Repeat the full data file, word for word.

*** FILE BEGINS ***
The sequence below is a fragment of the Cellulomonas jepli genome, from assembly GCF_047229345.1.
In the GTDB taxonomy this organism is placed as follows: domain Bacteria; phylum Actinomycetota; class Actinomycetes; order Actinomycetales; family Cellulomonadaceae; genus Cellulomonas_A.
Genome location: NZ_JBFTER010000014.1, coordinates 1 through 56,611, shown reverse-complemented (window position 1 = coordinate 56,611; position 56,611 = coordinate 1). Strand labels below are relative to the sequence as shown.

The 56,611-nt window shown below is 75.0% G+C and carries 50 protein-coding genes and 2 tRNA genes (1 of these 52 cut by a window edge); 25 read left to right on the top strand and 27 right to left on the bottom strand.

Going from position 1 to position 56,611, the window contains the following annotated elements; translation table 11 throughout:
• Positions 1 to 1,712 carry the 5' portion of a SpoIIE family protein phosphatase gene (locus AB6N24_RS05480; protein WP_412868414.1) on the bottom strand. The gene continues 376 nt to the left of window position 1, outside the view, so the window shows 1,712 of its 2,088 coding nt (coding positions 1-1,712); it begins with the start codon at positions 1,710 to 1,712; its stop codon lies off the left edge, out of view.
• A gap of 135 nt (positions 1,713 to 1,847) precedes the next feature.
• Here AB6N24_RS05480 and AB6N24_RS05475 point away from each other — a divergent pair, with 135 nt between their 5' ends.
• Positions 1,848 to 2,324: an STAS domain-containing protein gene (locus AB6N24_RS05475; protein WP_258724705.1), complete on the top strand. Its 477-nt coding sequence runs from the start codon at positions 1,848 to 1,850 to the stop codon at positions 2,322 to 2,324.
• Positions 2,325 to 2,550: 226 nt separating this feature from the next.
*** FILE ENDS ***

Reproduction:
The sequence below is a fragment of the Cellulomonas jepli genome, from assembly GCF_047229345.1.
In the GTDB taxonomy this organism is placed as follows: domain Bacteria; phylum Actinomycetota; class Actinomycetes; order Actinomycetales; family Cellulomonadaceae; genus Cellulomonas_A.
Genome location: NZ_JBFTER010000014.1, coordinates 1 through 56,611, shown reverse-complemented (window position 1 = coordinate 56,611; position 56,611 = coordinate 1). Strand labels below are relative to the sequence as shown.

The 56,611-nt window shown below is 75.0% G+C and carries 50 protein-coding genes and 2 tRNA genes (1 of these 52 cut by a window edge); 25 read left to right on the top strand and 27 right to left on the bottom strand.

Going from position 1 to position 56,611, the window contains the following annotated elements; translation table 11 throughout:
• Positions 1 to 1,712 carry the 5' portion of a SpoIIE family protein phosphatase gene (locus AB6N24_RS05480; protein WP_412868414.1) on the bottom strand. The gene continues 376 nt to the left of window position 1, outside the view, so the window shows 1,712 of its 2,088 coding nt (coding positions 1-1,712); it begins with the start codon at positions 1,710 to 1,712; its stop codon lies off the left edge, out of view.
• A gap of 135 nt (positions 1,713 to 1,847) precedes the next feature.
• Here AB6N24_RS05480 and AB6N24_RS05475 point away from each other — a divergent pair, with 135 nt between their 5' ends.
• Positions 1,848 to 2,324: an STAS domain-containing protein gene (locus AB6N24_RS05475; protein WP_258724705.1), complete on the top strand. Its 477-nt coding sequence runs from the start codon at positions 1,848 to 1,850 to the stop codon at positions 2,322 to 2,324.
• Positions 2,325 to 2,550: 226 nt separating this feature from the next.